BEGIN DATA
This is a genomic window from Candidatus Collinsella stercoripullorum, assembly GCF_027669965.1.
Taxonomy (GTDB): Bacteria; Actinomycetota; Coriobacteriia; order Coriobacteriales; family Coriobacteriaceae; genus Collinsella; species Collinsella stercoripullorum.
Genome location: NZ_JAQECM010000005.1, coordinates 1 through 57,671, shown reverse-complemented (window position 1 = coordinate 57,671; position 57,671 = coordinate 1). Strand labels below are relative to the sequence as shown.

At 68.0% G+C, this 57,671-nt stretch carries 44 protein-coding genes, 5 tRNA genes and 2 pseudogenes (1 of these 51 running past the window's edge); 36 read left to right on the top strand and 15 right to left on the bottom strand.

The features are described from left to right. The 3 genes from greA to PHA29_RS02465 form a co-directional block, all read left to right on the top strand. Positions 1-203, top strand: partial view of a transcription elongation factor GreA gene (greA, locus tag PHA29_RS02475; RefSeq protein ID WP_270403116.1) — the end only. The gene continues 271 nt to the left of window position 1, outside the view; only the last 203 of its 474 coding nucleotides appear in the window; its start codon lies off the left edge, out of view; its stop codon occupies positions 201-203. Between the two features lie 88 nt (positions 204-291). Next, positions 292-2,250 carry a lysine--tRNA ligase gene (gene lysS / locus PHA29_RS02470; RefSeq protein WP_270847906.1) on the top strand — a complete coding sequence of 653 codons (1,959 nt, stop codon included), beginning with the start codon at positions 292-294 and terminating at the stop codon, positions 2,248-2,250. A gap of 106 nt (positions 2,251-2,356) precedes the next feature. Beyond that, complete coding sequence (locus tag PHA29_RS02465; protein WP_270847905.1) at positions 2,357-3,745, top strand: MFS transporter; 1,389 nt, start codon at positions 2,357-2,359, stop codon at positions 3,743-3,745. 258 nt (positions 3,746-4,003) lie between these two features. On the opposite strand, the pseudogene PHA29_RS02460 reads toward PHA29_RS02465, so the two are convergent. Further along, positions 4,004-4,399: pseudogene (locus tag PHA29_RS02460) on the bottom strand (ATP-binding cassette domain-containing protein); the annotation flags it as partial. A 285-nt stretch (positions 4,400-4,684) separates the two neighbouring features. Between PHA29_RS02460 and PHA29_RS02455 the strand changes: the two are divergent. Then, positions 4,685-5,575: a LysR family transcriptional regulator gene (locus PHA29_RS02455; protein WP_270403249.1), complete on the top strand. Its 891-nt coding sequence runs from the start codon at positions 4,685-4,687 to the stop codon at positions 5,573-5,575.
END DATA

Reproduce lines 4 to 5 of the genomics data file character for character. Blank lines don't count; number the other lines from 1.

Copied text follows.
At 68.0% G+C, this 57,671-nt stretch carries 44 protein-coding genes, 5 tRNA genes and 2 pseudogenes (1 of these 51 running past the window's edge); 36 read left to right on the top strand and 15 right to left on the bottom strand.

The features are described from left to right. The 3 genes from greA to PHA29_RS02465 form a co-directional block, all read left to right on the top strand. Positions 1-203, top strand: partial view of a transcription elongation factor GreA gene (greA, locus tag PHA29_RS02475; RefSeq protein ID WP_270403116.1) — the end only. The gene continues 271 nt to the left of window position 1, outside the view; only the last 203 of its 474 coding nucleotides appear in the window; its start codon lies off the left edge, out of view; its stop codon occupies positions 201-203. Between the two features lie 88 nt (positions 204-291). Next, positions 292-2,250 carry a lysine--tRNA ligase gene (gene lysS / locus PHA29_RS02470; RefSeq protein WP_270847906.1) on the top strand — a complete coding sequence of 653 codons (1,959 nt, stop codon included), beginning with the start codon at positions 292-294 and terminating at the stop codon, positions 2,248-2,250. A gap of 106 nt (positions 2,251-2,356) precedes the next feature. Beyond that, complete coding sequence (locus tag PHA29_RS02465; protein WP_270847905.1) at positions 2,357-3,745, top strand: MFS transporter; 1,389 nt, start codon at positions 2,357-2,359, stop codon at positions 3,743-3,745. 258 nt (positions 3,746-4,003) lie between these two features. On the opposite strand, the pseudogene PHA29_RS02460 reads toward PHA29_RS02465, so the two are convergent. Further along, positions 4,004-4,399: pseudogene (locus tag PHA29_RS02460) on the bottom strand (ATP-binding cassette domain-containing protein); the annotation flags it as partial. A 285-nt stretch (positions 4,400-4,684) separates the two neighbouring features. Between PHA29_RS02460 and PHA29_RS02455 the strand changes: the two are divergent. Then, positions 4,685-5,575: a LysR family transcriptional regulator gene (locus PHA29_RS02455; protein WP_270403249.1), complete on the top strand. Its 891-nt coding sequence runs from the start codon at positions 4,685-4,687 to the stop codon at positions 5,573-5,575.